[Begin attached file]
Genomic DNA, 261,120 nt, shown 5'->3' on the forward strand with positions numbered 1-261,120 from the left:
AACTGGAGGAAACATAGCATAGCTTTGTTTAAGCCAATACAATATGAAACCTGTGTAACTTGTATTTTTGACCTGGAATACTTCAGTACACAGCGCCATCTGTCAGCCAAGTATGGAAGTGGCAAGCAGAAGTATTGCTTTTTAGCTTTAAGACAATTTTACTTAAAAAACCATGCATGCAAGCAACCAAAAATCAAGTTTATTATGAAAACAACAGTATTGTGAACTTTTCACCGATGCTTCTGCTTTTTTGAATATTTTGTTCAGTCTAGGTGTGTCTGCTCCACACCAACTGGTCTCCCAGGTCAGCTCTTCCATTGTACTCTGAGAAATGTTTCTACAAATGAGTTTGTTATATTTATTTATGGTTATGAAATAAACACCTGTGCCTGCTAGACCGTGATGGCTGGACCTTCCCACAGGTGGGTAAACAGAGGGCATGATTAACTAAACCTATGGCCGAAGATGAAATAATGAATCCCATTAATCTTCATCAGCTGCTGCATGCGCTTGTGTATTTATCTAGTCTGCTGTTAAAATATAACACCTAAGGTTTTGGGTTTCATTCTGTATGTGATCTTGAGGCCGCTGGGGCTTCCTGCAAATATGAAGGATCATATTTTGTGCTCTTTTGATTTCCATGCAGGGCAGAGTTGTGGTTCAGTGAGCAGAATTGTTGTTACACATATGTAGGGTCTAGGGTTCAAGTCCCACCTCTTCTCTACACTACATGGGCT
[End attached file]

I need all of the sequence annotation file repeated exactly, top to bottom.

Genomic DNA, 261,120 nt, shown 5'->3' on the forward strand with positions numbered 1-261,120 from the left:
AACTGGAGGAAACATAGCATAGCTTTGTTTAAGCCAATACAATATGAAACCTGTGTAACTTGTATTTTTGACCTGGAATACTTCAGTACACAGCGCCATCTGTCAGCCAAGTATGGAAGTGGCAAGCAGAAGTATTGCTTTTTAGCTTTAAGACAATTTTACTTAAAAAACCATGCATGCAAGCAACCAAAAATCAAGTTTATTATGAAAACAACAGTATTGTGAACTTTTCACCGATGCTTCTGCTTTTTTGAATATTTTGTTCAGTCTAGGTGTGTCTGCTCCACACCAACTGGTCTCCCAGGTCAGCTCTTCCATTGTACTCTGAGAAATGTTTCTACAAATGAGTTTGTTATATTTATTTATGGTTATGAAATAAACACCTGTGCCTGCTAGACCGTGATGGCTGGACCTTCCCACAGGTGGGTAAACAGAGGGCATGATTAACTAAACCTATGGCCGAAGATGAAATAATGAATCCCATTAATCTTCATCAGCTGCTGCATGCGCTTGTGTATTTATCTAGTCTGCTGTTAAAATATAACACCTAAGGTTTTGGGTTTCATTCTGTATGTGATCTTGAGGCCGCTGGGGCTTCCTGCAAATATGAAGGATCATATTTTGTGCTCTTTTGATTTCCATGCAGGGCAGAGTTGTGGTTCAGTGAGCAGAATTGTTGTTACACATATGTAGGGTCTAGGGTTCAAGTCCCACCTCTTCTCTACACTACATGGGCT